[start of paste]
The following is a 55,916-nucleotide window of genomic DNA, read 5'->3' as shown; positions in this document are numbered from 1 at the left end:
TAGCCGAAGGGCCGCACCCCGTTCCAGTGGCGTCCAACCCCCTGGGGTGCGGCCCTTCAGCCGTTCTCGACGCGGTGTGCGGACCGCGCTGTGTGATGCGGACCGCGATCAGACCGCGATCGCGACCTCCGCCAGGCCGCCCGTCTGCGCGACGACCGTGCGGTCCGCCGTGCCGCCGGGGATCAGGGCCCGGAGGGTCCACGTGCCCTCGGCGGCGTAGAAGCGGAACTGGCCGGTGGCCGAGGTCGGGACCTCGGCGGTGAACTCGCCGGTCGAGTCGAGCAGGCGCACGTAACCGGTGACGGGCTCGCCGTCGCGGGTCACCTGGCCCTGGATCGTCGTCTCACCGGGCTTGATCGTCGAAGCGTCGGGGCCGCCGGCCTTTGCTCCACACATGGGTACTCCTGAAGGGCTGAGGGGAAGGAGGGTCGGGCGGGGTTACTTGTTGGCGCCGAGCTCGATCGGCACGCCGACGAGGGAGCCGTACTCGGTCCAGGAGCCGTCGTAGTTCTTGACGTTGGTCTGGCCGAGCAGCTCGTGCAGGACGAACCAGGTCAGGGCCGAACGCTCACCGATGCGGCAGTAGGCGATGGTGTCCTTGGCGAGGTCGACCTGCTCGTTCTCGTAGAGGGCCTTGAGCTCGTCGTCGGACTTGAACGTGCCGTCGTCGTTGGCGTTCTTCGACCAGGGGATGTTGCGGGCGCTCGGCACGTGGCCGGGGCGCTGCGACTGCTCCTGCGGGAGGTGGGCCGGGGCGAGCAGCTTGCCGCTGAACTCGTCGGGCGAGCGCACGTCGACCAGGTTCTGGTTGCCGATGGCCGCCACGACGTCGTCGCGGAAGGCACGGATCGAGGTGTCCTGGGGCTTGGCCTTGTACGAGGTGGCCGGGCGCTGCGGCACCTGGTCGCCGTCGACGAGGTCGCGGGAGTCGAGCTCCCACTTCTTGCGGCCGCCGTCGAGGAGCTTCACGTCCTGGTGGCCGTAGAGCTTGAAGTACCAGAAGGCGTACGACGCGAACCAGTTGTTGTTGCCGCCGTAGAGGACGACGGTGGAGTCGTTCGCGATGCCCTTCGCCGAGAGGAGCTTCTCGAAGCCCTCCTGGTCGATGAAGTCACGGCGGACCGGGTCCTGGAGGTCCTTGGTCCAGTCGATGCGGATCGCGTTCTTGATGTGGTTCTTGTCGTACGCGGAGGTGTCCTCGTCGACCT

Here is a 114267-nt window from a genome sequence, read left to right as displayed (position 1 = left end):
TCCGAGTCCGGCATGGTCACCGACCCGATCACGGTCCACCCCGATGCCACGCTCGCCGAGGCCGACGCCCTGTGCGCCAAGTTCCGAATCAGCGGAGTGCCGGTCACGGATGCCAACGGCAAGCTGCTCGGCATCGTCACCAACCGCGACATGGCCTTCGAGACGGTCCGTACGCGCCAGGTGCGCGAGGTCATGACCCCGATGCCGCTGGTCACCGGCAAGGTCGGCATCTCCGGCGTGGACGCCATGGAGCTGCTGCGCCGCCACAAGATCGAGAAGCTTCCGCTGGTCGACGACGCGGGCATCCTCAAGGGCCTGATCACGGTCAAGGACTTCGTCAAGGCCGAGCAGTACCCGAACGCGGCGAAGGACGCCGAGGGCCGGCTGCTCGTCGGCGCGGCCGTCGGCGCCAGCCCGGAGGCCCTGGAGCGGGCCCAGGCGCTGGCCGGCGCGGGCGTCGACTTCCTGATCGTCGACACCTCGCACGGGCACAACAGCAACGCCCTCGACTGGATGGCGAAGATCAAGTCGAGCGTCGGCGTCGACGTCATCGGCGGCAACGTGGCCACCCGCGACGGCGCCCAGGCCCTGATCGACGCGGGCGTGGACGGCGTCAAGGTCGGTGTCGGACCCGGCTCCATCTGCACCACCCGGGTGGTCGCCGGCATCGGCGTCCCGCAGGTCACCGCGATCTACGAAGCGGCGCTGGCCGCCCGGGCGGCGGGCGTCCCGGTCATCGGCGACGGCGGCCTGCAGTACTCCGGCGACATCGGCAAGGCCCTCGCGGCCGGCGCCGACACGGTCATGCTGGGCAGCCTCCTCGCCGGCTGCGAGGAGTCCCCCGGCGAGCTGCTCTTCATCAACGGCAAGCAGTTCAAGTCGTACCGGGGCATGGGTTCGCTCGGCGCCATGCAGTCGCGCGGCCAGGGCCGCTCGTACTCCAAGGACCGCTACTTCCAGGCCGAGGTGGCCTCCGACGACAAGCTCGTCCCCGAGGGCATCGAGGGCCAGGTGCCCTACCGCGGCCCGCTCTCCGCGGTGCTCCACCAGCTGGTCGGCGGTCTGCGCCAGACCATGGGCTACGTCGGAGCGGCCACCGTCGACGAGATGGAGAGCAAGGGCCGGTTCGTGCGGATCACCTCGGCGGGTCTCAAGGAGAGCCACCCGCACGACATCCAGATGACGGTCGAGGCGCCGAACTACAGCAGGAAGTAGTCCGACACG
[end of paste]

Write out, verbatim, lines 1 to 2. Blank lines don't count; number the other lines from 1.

The following is a 55,916-nucleotide window of genomic DNA, read 5'->3' as shown; positions in this document are numbered from 1 at the left end:
TAGCCGAAGGGCCGCACCCCGTTCCAGTGGCGTCCAACCCCCTGGGGTGCGGCCCTTCAGCCGTTCTCGACGCGGTGTGCGGACCGCGCTGTGTGATGCGGACCGCGATCAGACCGCGATCGCGACCTCCGCCAGGCCGCCCGTCTGCGCGACGACCGTGCGGTCCGCCGTGCCGCCGGGGATCAGGGCCCGGAGGGTCCACGTGCCCTCGGCGGCGTAGAAGCGGAACTGGCCGGTGGCCGAGGTCGGGACCTCGGCGGTGAACTCGCCGGTCGAGTCGAGCAGGCGCACGTAACCGGTGACGGGCTCGCCGTCGCGGGTCACCTGGCCCTGGATCGTCGTCTCACCGGGCTTGATCGTCGAAGCGTCGGGGCCGCCGGCCTTTGCTCCACACATGGGTACTCCTGAAGGGCTGAGGGGAAGGAGGGTCGGGCGGGGTTACTTGTTGGCGCCGAGCTCGATCGGCACGCCGACGAGGGAGCCGTACTCGGTCCAGGAGCCGTCGTAGTTCTTGACGTTGGTCTGGCCGAGCAGCTCGTGCAGGACGAACCAGGTCAGGGCCGAACGCTCACCGATGCGGCAGTAGGCGATGGTGTCCTTGGCGAGGTCGACCTGCTCGTTCTCGTAGAGGGCCTTGAGCTCGTCGTCGGACTTGAACGTGCCGTCGTCGTTGGCGTTCTTCGACCAGGGGATGTTGCGGGCGCTCGGCACGTGGCCGGGGCGCTGCGACTGCTCCTGCGGGAGGTGGGCCGGGGCGAGCAGCTTGCCGCTGAACTCGTCGGGCGAGCGCACGTCGACCAGGTTCTGGTTGCCGATGGCCGCCACGACGTCGTCGCGGAAGGCACGGATCGAGGTGTCCTGGGGCTTGGCCTTGTACGAGGTGGCCGGGCGCTGCGGCACCTGGTCGCCGTCGACGAGGTCGCGGGAGTCGAGCTCCCACTTCTTGCGGCCGCCGTCGAGGAGCTTCACGTCCTGGTGGCCGTAGAGCTTGAAGTACCAGAAGGCGTACGACGCGAACCAGTTGTTGTTGCCGCCGTAGAGGACGACGGTGGAGTCGTTCGCGATGCCCTTCGCCGAGAGGAGCTTCTCGAAGCCCTCCTGGTCGATGAAGTCACGGCGGACCGGGTCCTGGAGGTCCTTGGTCCAGTCGATGCGGATCGCGTTCTTGATGTGGTTCTTGTCGTACGCGGAGGTGTCCTCGTCGACCT